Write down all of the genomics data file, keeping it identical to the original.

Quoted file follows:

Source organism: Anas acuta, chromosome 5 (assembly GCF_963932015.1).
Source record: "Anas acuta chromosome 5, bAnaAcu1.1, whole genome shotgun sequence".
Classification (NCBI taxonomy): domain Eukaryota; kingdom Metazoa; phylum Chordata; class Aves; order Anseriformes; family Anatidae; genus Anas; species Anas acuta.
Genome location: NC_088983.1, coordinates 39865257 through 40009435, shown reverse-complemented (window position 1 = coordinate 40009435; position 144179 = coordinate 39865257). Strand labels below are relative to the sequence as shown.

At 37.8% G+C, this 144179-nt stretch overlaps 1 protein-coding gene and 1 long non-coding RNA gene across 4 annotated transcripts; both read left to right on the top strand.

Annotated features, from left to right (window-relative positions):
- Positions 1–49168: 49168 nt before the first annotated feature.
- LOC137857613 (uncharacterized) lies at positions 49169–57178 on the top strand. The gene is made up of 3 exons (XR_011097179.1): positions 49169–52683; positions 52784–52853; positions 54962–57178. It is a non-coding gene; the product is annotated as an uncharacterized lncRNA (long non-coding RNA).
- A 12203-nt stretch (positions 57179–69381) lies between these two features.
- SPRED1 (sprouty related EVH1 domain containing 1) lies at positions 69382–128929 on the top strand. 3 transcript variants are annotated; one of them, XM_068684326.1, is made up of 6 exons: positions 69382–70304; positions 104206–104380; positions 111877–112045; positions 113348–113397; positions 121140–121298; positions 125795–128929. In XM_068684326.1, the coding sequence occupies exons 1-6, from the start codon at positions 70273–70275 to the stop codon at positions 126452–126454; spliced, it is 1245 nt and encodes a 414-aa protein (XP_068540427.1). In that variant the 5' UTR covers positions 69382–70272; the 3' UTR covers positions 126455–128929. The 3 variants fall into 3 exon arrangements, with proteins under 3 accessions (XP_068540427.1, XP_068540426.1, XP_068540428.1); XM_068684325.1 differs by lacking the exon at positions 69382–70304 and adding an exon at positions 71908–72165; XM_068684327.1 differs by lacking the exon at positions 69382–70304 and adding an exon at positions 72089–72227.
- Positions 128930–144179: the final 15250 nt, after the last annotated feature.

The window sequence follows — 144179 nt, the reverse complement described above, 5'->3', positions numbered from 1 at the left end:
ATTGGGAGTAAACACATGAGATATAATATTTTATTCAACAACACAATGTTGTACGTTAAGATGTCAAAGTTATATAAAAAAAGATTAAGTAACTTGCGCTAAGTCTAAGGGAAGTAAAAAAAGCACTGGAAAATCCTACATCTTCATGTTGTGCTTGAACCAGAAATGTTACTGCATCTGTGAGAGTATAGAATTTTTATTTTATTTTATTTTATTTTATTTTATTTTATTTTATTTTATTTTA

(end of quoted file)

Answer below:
Source organism: Anas acuta, chromosome 5 (assembly GCF_963932015.1).
Source record: "Anas acuta chromosome 5, bAnaAcu1.1, whole genome shotgun sequence".
Classification (NCBI taxonomy): domain Eukaryota; kingdom Metazoa; phylum Chordata; class Aves; order Anseriformes; family Anatidae; genus Anas; species Anas acuta.
Genome location: NC_088983.1, coordinates 39865257 through 40009435, shown reverse-complemented (window position 1 = coordinate 40009435; position 144179 = coordinate 39865257). Strand labels below are relative to the sequence as shown.

At 37.8% G+C, this 144179-nt stretch overlaps 1 protein-coding gene and 1 long non-coding RNA gene across 4 annotated transcripts; both read left to right on the top strand.

Annotated features, from left to right (window-relative positions):
- Positions 1–49168: 49168 nt before the first annotated feature.
- LOC137857613 (uncharacterized) lies at positions 49169–57178 on the top strand. The gene is made up of 3 exons (XR_011097179.1): positions 49169–52683; positions 52784–52853; positions 54962–57178. It is a non-coding gene; the product is annotated as an uncharacterized lncRNA (long non-coding RNA).
- A 12203-nt stretch (positions 57179–69381) lies between these two features.
- SPRED1 (sprouty related EVH1 domain containing 1) lies at positions 69382–128929 on the top strand. 3 transcript variants are annotated; one of them, XM_068684326.1, is made up of 6 exons: positions 69382–70304; positions 104206–104380; positions 111877–112045; positions 113348–113397; positions 121140–121298; positions 125795–128929. In XM_068684326.1, the coding sequence occupies exons 1-6, from the start codon at positions 70273–70275 to the stop codon at positions 126452–126454; spliced, it is 1245 nt and encodes a 414-aa protein (XP_068540427.1). In that variant the 5' UTR covers positions 69382–70272; the 3' UTR covers positions 126455–128929. The 3 variants fall into 3 exon arrangements, with proteins under 3 accessions (XP_068540427.1, XP_068540426.1, XP_068540428.1); XM_068684325.1 differs by lacking the exon at positions 69382–70304 and adding an exon at positions 71908–72165; XM_068684327.1 differs by lacking the exon at positions 69382–70304 and adding an exon at positions 72089–72227.
- Positions 128930–144179: the final 15250 nt, after the last annotated feature.

The window sequence follows — 144179 nt, the reverse complement described above, 5'->3', positions numbered from 1 at the left end:
ATTGGGAGTAAACACATGAGATATAATATTTTATTCAACAACACAATGTTGTACGTTAAGATGTCAAAGTTATATAAAAAAAGATTAAGTAACTTGCGCTAAGTCTAAGGGAAGTAAAAAAAGCACTGGAAAATCCTACATCTTCATGTTGTGCTTGAACCAGAAATGTTACTGCATCTGTGAGAGTATAGAATTTTTATTTTATTTTATTTTATTTTATTTTATTTTATTTTATTTTATTTTA